SL: The golden rule of each interview that I take it’s called: “Is bragging time!” :-)) So please do share your greatest achievements in snooker (tournaments, your highest break etc.) and anything that makes you proud when you look at your career as a snooker player.

The champ David Grace
David Grace: “I am very proud to have won the English Amateur Championship twice (2005, 2008). Lots of top players like Jimmy White, Terry Griffiths, Stephen Lee, Stuart Bingham and many more have won the title so to see my name amongst theirs is very special. Winning the European Amateur Championship in 2008 was the best feeling, because it got me onto the Main Tour for the first time. I couldn’t stop smiling for a week!

Also making my first tournament 147 was a great feeling, although I lost the match! It was in an EASB Pro-Ticket event against Daniel Ward in 2007. Two weeks later I made another 147 in a local competition, but haven’t had one since. It would be great to do it on TV one day.

We’ve seen that David’s no stranger from the Main Tour and what this means to him, but let’s take a look at what makes him be such a great player. With snooker firstly being a mental sport, a player that wants to feel in control of a situation (even when he’s playing on TV under tones of pressure) needs to overcome negative emotions and go for the kill.

SL: What would you say is the biggest and most important asset of a snooker player? What makes you keep going when you lost a battle of cues?

David Grace: “I would say your brain! At the end of the day it’s your brain that controls your arms and eyes so if you’re thinking clearly you can deal with the pressure. Pressure is only created in the brain anyway, it’s just some of us create more than others! It is hard to accept a bad defeat, but again if you deal with it well mentally, you can bounce back and learn from your mistakes.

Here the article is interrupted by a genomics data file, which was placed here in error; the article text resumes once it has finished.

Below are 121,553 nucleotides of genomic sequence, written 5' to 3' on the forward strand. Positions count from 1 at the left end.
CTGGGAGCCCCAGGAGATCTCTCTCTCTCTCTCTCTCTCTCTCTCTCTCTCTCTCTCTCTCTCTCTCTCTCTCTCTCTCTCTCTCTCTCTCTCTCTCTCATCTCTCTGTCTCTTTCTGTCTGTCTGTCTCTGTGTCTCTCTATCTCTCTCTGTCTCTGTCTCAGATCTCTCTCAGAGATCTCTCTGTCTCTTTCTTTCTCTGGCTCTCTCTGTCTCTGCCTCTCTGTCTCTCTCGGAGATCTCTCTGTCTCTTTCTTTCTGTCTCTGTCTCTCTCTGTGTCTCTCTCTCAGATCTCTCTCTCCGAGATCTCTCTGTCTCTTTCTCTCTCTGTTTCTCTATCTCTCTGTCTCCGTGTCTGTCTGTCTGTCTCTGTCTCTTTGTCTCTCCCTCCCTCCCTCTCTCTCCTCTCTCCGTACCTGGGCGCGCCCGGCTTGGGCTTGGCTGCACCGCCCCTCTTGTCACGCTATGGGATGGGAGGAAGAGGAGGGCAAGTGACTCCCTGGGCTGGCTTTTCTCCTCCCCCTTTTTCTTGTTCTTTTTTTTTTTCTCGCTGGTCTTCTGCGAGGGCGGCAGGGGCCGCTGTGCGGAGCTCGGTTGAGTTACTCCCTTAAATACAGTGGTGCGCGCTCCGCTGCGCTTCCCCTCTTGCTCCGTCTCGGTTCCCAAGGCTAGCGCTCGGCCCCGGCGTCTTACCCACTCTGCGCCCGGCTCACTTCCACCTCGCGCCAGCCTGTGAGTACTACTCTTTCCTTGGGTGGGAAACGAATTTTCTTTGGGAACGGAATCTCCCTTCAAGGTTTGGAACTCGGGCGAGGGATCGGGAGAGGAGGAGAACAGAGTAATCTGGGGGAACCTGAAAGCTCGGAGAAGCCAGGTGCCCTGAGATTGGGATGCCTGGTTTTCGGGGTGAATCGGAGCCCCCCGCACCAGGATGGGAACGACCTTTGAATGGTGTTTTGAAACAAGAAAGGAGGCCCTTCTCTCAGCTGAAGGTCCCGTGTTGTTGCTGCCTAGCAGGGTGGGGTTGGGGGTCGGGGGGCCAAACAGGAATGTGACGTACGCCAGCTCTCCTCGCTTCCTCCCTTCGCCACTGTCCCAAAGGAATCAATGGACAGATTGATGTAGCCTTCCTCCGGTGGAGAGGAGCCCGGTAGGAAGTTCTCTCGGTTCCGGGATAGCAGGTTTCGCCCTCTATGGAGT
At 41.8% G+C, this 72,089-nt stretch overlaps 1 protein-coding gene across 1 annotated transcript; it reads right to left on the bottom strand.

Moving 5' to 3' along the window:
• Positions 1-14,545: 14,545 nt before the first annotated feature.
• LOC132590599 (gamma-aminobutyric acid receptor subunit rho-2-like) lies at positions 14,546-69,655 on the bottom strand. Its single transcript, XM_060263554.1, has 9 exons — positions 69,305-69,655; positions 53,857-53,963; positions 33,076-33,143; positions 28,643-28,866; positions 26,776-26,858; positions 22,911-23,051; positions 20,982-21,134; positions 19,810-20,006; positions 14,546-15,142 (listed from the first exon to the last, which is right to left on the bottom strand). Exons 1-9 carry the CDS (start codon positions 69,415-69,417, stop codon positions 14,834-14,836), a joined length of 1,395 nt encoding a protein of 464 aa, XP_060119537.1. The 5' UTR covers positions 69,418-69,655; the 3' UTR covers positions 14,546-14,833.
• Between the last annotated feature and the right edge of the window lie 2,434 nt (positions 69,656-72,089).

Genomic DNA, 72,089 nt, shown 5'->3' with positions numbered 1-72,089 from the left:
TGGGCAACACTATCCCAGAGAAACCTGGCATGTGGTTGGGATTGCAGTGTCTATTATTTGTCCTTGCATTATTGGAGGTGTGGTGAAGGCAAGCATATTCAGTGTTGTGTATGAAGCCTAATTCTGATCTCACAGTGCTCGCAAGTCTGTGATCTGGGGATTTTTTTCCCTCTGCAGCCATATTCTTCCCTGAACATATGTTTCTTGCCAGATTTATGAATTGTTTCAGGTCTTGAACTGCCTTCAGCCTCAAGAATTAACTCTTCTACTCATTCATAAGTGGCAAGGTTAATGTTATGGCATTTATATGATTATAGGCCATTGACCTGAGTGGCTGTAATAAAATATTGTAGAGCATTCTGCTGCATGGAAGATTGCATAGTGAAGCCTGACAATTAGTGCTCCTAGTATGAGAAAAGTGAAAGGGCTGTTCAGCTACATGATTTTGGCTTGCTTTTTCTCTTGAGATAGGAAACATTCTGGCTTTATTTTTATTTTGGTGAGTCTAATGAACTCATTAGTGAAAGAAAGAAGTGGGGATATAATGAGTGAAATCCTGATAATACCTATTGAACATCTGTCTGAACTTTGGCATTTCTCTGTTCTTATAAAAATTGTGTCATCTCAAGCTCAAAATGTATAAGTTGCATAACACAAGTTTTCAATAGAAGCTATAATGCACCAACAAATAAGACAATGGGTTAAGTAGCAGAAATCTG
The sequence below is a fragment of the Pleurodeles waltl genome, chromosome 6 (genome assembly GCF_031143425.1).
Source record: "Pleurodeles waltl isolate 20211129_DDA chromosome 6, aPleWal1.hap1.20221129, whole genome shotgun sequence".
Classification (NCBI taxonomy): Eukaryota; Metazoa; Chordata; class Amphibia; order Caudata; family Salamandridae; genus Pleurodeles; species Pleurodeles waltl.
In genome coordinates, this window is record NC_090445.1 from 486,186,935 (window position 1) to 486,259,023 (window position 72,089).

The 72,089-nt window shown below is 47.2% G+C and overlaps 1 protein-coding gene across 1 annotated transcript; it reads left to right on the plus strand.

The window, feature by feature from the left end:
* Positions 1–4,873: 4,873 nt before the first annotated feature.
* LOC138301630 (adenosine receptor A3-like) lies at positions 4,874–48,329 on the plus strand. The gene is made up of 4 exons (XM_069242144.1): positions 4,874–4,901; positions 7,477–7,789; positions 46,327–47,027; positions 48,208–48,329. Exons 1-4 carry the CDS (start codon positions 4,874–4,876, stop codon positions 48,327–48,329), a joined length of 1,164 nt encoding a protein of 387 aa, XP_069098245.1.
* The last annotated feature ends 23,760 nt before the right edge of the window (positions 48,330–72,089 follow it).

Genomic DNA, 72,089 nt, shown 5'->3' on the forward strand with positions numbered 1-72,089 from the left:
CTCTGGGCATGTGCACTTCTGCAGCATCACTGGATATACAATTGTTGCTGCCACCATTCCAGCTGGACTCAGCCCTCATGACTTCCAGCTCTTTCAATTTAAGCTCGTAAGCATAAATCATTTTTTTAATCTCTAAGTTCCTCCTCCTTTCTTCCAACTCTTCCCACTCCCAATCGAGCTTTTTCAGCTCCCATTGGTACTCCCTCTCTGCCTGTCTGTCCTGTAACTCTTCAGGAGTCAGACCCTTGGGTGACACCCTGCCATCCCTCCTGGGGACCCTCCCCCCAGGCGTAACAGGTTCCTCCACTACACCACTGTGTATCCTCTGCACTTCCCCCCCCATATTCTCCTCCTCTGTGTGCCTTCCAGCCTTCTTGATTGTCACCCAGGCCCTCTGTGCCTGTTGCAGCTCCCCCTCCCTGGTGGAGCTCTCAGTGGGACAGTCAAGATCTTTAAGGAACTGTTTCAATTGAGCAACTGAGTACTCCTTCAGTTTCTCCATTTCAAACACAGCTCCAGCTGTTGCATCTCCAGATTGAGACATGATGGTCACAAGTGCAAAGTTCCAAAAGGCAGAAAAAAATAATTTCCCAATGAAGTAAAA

SL: How important is to have a role model in this business and how important is to keep playing in your own personal and unique way?

David Grace: “I’ve made the mistake of trying to copy other players, or trying to change my cue action to something un-natural, but I’ve come to realise that your identity is what makes you who you are as a player. There are always things you can work on, but you can’t change into what you’re not. Just try and make the best of what individual skills you are best at.

SL: What are your thoughts on this brand new start? What’s the future holding for David Grace? :-)

The smile of a winner
David Grace: “There’s never been a better time to become a professional. The game is really going places under Barry Hearn and it’s just really exciting. My only aim was to get back on the Tour, now my only aim is to stay on the Tour. That would be a massive step in the right direction. But I won’t be content to hang around in the 64-96’s in the rankings, I want to push on up the rankings and take it from there. I’ve earned myself a second chance and I’m determined to take it!

It seems to me like we have a very determined lad in front of us, who knows exactly what he wants and he’s not of going after it. The first step was made. He is on the Main Tour. That “piece of heaven” that every snooker player dreams of tasting it one day.

Now, it’s just up to him to make it work, to succeed and retain that spot for the coming seasons. And you know what? I think he is up for the job!
You know, just a Snooker Loopy hunch ;-)

Snooker needs the likes of O`Sullivan, Higgins or Williams as well as the likes of David Grace to grow more and become a global sport. Each player touches snooker in a particular way and gives it a burst for the future.
So, keep an eye on David here – his skills, ambition, talent and “think like a winner” attitude are assets that make snooker a better sport. :-)